Use these lists to get through the export clearance process more quickly


export clearance

export clearance

Governments use export clearance, customs and security clearance processes to monitor trade, collect revenue and prevent criminal and terrorist activity. These processes also provide data that assist governments in assessing the state of their economies and the need for regulatory changes.

As countries continue to move towards integrating their economies and removing trade barriers, the regulatory processes of exporting and importing should become easier, however that does not remove the need for continued collection of data, therefore documentation will continue to play an important role in the import and export clearance processes.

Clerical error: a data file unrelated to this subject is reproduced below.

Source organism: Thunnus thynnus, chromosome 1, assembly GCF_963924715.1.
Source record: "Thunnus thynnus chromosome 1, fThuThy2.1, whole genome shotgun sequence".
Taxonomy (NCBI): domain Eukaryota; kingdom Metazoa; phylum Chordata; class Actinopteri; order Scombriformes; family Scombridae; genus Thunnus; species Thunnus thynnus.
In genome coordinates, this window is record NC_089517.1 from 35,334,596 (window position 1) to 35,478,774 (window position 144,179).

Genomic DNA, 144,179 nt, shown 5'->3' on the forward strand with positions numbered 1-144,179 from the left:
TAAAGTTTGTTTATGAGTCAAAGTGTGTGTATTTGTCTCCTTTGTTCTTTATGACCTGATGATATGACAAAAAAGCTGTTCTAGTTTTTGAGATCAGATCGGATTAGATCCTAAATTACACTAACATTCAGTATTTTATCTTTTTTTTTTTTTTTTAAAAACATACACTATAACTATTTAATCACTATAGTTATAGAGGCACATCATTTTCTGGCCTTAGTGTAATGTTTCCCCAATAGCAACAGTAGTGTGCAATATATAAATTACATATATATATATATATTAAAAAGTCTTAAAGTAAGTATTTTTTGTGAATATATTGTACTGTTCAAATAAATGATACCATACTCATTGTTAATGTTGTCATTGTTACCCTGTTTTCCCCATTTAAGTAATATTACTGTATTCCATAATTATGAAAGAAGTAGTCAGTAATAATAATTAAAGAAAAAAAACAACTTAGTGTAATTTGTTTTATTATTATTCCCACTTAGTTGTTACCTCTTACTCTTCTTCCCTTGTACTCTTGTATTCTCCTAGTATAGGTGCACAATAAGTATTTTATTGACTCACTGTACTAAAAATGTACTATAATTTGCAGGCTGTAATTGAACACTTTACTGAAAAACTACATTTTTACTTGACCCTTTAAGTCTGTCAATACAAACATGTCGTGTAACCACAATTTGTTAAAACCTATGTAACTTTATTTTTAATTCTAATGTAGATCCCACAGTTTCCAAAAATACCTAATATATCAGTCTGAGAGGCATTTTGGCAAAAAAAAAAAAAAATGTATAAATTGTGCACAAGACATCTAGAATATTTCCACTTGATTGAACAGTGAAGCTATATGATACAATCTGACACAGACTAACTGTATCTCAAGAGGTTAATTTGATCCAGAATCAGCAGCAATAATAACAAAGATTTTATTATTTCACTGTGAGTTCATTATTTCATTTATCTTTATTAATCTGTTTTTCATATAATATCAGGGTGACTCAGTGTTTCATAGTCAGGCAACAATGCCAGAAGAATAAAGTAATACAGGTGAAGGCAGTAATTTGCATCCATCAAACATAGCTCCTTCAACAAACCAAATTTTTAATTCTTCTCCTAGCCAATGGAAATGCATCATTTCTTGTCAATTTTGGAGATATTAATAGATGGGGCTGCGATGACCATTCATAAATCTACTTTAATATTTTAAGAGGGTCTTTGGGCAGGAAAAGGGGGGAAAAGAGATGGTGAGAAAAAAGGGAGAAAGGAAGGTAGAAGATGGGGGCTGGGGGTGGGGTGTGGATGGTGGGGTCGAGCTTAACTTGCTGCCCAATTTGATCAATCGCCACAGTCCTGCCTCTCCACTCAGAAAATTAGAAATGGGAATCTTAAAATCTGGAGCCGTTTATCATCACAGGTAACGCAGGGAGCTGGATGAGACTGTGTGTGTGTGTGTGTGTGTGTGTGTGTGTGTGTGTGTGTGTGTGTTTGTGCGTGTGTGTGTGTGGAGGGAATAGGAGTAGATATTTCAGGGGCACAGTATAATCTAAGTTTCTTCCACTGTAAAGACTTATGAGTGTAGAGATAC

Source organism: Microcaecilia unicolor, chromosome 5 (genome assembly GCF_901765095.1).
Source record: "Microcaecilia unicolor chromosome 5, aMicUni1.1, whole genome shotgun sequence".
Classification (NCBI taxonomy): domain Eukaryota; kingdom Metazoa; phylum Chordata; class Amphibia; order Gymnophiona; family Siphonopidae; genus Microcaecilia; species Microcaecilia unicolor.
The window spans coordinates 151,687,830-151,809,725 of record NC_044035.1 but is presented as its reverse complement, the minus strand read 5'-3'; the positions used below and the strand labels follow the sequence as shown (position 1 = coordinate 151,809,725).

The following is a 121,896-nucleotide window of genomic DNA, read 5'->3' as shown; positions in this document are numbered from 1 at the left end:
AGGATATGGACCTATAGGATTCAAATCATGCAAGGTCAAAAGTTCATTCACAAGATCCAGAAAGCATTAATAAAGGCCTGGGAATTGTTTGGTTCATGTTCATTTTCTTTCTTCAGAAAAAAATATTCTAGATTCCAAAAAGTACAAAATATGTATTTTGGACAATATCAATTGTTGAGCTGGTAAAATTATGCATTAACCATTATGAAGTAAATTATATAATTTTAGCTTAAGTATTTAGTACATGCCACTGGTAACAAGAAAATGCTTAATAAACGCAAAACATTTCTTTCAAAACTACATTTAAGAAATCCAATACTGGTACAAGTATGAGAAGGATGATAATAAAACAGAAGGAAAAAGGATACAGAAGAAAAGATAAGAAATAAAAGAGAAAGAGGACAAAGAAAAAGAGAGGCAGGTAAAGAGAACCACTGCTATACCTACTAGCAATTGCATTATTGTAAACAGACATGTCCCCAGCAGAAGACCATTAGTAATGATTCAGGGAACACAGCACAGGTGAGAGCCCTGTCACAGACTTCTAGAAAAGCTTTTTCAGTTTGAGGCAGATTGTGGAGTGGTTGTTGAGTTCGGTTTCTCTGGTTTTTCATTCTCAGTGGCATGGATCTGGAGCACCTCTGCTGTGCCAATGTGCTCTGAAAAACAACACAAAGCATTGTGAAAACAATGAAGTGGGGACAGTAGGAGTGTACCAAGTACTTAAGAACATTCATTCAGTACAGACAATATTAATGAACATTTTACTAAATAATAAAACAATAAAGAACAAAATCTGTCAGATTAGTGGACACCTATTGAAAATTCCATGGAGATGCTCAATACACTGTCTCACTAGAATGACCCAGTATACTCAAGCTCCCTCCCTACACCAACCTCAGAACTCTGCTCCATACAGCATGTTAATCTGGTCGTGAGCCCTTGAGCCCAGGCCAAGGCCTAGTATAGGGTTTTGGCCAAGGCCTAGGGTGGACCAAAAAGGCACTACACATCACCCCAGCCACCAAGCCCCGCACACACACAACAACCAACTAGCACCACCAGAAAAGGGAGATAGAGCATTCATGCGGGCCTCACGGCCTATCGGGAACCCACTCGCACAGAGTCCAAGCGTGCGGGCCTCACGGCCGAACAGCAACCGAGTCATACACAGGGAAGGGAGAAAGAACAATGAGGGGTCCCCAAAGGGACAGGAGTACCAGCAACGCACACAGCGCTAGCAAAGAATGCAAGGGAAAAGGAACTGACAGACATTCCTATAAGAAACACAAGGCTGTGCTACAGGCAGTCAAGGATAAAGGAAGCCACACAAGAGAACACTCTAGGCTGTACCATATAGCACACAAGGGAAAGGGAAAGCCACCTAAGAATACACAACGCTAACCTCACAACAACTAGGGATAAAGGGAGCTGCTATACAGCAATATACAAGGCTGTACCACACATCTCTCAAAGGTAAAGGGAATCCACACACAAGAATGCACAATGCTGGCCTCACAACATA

Given the number of countries in the world, it is impossible to offer one set of guidelines that would cover all eventualities, especially because requirements and procedures can change frequently. However, due to the WCO and the adoption of international recommendations for customs and border security practices, there are some common activities required of exporters and importers.

First, take care of the basics of export clearance

The export clearance process will differ depending on several variables:

  • The trade regulations of the exporting and importing countries
  • Type of goods being exported, e.g. restricted, food products
  • Free trade agreements currently in force
  • Level of customs and border security agency’s use of information and communication technology, e.g. Electronic Data Interchange (EDI)